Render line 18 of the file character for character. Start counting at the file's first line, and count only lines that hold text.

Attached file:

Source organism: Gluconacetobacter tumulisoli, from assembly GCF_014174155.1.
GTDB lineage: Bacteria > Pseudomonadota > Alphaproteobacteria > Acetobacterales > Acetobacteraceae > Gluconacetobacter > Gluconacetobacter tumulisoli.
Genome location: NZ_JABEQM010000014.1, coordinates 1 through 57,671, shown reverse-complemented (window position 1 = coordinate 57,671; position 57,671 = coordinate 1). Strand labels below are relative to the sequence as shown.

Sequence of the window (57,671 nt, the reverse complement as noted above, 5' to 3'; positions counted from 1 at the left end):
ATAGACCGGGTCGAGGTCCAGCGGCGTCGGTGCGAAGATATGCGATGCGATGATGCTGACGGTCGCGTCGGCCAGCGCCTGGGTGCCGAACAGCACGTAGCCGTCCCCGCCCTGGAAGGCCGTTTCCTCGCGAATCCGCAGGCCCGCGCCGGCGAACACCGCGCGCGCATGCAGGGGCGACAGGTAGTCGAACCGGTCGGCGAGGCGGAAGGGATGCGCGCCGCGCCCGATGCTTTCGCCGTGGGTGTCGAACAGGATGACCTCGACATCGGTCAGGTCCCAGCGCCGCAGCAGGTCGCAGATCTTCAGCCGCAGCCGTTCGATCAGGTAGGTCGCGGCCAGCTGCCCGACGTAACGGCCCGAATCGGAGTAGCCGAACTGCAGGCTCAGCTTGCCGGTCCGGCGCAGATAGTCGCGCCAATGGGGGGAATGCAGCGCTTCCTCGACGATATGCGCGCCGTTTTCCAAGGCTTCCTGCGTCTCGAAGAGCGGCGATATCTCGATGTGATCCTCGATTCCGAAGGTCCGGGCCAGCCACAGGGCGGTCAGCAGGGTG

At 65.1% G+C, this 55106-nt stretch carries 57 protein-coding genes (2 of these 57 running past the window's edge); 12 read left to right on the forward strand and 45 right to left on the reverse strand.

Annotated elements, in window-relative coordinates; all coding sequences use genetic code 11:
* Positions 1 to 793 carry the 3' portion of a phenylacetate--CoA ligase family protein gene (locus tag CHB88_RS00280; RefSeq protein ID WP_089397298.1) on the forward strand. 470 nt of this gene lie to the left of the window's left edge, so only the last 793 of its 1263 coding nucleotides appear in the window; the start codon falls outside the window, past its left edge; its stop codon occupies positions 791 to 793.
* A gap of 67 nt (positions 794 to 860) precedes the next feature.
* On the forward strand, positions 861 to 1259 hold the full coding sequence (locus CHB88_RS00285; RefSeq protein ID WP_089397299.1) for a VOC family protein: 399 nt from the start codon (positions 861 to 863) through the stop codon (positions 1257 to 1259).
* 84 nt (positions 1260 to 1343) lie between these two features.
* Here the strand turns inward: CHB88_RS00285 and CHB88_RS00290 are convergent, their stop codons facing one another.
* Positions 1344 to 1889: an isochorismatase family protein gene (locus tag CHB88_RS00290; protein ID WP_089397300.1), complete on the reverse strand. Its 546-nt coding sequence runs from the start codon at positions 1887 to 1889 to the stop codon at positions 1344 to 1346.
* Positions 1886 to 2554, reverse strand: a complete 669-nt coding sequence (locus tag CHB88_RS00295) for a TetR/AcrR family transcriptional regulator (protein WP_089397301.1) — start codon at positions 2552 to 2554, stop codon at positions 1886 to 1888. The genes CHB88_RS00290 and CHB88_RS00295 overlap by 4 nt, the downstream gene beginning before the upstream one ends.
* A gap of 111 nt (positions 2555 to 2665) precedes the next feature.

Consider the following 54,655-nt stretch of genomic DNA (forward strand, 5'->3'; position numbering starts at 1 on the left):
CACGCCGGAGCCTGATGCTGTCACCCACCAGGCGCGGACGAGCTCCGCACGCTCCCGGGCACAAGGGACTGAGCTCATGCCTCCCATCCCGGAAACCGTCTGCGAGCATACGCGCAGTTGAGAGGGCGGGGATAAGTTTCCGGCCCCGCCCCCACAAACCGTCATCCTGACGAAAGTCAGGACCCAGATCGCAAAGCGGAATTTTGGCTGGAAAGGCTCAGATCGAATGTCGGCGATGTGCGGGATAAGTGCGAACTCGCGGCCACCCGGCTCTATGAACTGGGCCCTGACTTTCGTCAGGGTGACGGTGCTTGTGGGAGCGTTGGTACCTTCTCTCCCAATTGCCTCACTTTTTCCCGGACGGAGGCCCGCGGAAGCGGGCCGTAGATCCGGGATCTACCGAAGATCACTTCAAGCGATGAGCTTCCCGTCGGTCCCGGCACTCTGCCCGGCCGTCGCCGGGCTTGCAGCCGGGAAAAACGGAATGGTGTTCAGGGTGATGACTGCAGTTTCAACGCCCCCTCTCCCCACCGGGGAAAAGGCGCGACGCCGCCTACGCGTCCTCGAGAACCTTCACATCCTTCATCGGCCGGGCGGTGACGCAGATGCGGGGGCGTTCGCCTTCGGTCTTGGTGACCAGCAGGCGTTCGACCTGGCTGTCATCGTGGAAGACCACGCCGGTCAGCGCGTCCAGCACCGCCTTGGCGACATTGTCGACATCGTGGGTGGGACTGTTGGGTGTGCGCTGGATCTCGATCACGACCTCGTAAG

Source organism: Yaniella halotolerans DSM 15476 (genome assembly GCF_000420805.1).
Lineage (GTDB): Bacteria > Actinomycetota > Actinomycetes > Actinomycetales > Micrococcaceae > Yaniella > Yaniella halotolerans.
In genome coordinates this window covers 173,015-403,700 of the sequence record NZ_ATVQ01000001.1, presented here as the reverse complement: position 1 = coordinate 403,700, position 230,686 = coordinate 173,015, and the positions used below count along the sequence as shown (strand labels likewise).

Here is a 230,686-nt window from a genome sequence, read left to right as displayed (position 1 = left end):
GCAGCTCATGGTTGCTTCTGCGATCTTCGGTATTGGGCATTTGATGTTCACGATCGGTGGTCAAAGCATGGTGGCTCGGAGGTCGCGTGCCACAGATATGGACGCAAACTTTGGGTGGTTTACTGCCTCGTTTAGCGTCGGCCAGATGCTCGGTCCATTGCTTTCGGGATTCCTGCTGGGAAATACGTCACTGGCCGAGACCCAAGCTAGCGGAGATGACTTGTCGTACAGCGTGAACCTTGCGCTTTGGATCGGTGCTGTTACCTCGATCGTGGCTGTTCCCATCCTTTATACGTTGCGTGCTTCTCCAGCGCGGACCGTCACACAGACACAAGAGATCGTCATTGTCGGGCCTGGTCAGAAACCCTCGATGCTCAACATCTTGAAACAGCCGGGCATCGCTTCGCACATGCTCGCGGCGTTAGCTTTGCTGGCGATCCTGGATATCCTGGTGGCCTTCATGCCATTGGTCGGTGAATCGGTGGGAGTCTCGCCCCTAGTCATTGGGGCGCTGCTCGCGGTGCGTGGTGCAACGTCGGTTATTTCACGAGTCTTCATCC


Source organism: Yaniella halotolerans DSM 15476 (genome assembly GCF_000420805.1).